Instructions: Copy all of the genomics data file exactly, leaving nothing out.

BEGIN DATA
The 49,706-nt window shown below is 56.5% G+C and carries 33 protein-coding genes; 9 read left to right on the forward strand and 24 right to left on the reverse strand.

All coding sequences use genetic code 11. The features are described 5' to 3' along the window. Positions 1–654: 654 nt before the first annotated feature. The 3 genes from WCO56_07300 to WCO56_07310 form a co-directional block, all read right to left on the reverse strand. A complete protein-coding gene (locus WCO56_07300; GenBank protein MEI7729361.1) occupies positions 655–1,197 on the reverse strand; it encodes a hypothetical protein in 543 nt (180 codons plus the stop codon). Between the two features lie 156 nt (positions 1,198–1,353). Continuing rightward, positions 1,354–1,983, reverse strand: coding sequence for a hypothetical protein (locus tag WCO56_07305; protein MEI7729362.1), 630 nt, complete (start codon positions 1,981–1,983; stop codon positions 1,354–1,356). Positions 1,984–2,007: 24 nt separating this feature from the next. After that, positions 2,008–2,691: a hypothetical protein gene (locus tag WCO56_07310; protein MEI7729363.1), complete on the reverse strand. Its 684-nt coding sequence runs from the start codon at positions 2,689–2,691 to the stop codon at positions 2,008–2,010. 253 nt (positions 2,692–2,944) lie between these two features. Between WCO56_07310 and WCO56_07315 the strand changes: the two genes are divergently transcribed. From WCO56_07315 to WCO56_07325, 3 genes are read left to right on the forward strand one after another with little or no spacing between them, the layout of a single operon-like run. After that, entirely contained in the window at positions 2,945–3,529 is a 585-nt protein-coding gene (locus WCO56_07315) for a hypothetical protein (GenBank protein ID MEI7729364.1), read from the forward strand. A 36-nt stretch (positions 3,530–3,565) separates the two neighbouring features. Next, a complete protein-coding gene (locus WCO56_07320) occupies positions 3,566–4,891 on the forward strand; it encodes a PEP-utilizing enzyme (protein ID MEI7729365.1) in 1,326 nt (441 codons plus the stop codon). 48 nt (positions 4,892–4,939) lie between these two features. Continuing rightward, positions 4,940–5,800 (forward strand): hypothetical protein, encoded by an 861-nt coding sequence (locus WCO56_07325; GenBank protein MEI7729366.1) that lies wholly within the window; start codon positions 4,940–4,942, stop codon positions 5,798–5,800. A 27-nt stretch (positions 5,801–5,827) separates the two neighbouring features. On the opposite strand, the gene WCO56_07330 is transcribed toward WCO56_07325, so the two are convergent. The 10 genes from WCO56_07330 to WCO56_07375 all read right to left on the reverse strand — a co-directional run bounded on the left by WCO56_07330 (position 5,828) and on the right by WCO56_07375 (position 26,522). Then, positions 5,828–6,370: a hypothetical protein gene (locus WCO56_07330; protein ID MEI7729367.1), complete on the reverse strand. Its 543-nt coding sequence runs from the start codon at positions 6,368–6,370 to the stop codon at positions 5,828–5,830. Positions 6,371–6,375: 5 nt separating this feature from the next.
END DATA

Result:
The 49,706-nt window shown below is 56.5% G+C and carries 33 protein-coding genes; 9 read left to right on the forward strand and 24 right to left on the reverse strand.

All coding sequences use genetic code 11. The features are described 5' to 3' along the window. Positions 1–654: 654 nt before the first annotated feature. The 3 genes from WCO56_07300 to WCO56_07310 form a co-directional block, all read right to left on the reverse strand. A complete protein-coding gene (locus WCO56_07300; GenBank protein MEI7729361.1) occupies positions 655–1,197 on the reverse strand; it encodes a hypothetical protein in 543 nt (180 codons plus the stop codon). Between the two features lie 156 nt (positions 1,198–1,353). Continuing rightward, positions 1,354–1,983, reverse strand: coding sequence for a hypothetical protein (locus tag WCO56_07305; protein MEI7729362.1), 630 nt, complete (start codon positions 1,981–1,983; stop codon positions 1,354–1,356). Positions 1,984–2,007: 24 nt separating this feature from the next. After that, positions 2,008–2,691: a hypothetical protein gene (locus tag WCO56_07310; protein MEI7729363.1), complete on the reverse strand. Its 684-nt coding sequence runs from the start codon at positions 2,689–2,691 to the stop codon at positions 2,008–2,010. 253 nt (positions 2,692–2,944) lie between these two features. Between WCO56_07310 and WCO56_07315 the strand changes: the two genes are divergently transcribed. From WCO56_07315 to WCO56_07325, 3 genes are read left to right on the forward strand one after another with little or no spacing between them, the layout of a single operon-like run. After that, entirely contained in the window at positions 2,945–3,529 is a 585-nt protein-coding gene (locus WCO56_07315) for a hypothetical protein (GenBank protein ID MEI7729364.1), read from the forward strand. A 36-nt stretch (positions 3,530–3,565) separates the two neighbouring features. Next, a complete protein-coding gene (locus WCO56_07320) occupies positions 3,566–4,891 on the forward strand; it encodes a PEP-utilizing enzyme (protein ID MEI7729365.1) in 1,326 nt (441 codons plus the stop codon). 48 nt (positions 4,892–4,939) lie between these two features. Continuing rightward, positions 4,940–5,800 (forward strand): hypothetical protein, encoded by an 861-nt coding sequence (locus WCO56_07325; GenBank protein MEI7729366.1) that lies wholly within the window; start codon positions 4,940–4,942, stop codon positions 5,798–5,800. A 27-nt stretch (positions 5,801–5,827) separates the two neighbouring features. On the opposite strand, the gene WCO56_07330 is transcribed toward WCO56_07325, so the two are convergent. The 10 genes from WCO56_07330 to WCO56_07375 all read right to left on the reverse strand — a co-directional run bounded on the left by WCO56_07330 (position 5,828) and on the right by WCO56_07375 (position 26,522). Then, positions 5,828–6,370: a hypothetical protein gene (locus WCO56_07330; protein ID MEI7729367.1), complete on the reverse strand. Its 543-nt coding sequence runs from the start codon at positions 6,368–6,370 to the stop codon at positions 5,828–5,830. Positions 6,371–6,375: 5 nt separating this feature from the next.